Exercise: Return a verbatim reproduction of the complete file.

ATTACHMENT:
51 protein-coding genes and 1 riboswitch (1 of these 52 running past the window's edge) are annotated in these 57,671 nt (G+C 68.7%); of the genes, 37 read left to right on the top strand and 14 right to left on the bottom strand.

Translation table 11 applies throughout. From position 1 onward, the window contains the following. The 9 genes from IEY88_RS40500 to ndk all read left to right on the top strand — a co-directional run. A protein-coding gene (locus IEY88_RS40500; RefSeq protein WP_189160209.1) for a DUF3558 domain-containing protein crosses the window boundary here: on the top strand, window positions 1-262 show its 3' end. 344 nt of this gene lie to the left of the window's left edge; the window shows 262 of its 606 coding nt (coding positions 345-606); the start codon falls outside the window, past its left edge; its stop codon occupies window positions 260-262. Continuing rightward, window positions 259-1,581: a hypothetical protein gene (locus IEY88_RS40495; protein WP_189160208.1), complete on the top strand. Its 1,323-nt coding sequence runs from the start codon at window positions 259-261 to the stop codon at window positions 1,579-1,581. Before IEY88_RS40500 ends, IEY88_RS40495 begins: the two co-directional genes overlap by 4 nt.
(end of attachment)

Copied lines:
51 protein-coding genes and 1 riboswitch (1 of these 52 running past the window's edge) are annotated in these 57,671 nt (G+C 68.7%); of the genes, 37 read left to right on the top strand and 14 right to left on the bottom strand.

Translation table 11 applies throughout. From position 1 onward, the window contains the following. The 9 genes from IEY88_RS40500 to ndk all read left to right on the top strand — a co-directional run. A protein-coding gene (locus IEY88_RS40500; RefSeq protein WP_189160209.1) for a DUF3558 domain-containing protein crosses the window boundary here: on the top strand, window positions 1-262 show its 3' end. 344 nt of this gene lie to the left of the window's left edge; the window shows 262 of its 606 coding nt (coding positions 345-606); the start codon falls outside the window, past its left edge; its stop codon occupies window positions 260-262. Continuing rightward, window positions 259-1,581: a hypothetical protein gene (locus IEY88_RS40495; protein WP_189160208.1), complete on the top strand. Its 1,323-nt coding sequence runs from the start codon at window positions 259-261 to the stop codon at window positions 1,579-1,581. Before IEY88_RS40500 ends, IEY88_RS40495 begins: the two co-directional genes overlap by 4 nt.